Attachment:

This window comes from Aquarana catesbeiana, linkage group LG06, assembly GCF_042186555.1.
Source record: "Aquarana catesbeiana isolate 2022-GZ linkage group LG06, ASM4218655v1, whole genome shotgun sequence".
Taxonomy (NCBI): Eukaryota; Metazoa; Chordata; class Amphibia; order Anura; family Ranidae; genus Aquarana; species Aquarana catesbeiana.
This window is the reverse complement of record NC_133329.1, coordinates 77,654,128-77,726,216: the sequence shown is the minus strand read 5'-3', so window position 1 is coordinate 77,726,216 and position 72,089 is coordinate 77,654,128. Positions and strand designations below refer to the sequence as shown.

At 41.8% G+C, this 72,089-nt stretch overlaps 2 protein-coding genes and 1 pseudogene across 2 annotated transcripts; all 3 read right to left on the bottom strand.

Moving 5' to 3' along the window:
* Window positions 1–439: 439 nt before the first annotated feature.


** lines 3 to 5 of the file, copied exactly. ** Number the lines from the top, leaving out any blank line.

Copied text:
Taxonomy (NCBI): Eukaryota; Metazoa; Chordata; class Amphibia; order Anura; family Ranidae; genus Aquarana; species Aquarana catesbeiana.
This window is the reverse complement of record NC_133329.1, coordinates 77,654,128-77,726,216: the sequence shown is the minus strand read 5'-3', so window position 1 is coordinate 77,726,216 and position 72,089 is coordinate 77,654,128. Positions and strand designations below refer to the sequence as shown.

At 41.8% G+C, this 72,089-nt stretch overlaps 2 protein-coding genes and 1 pseudogene across 2 annotated transcripts; all 3 read right to left on the bottom strand.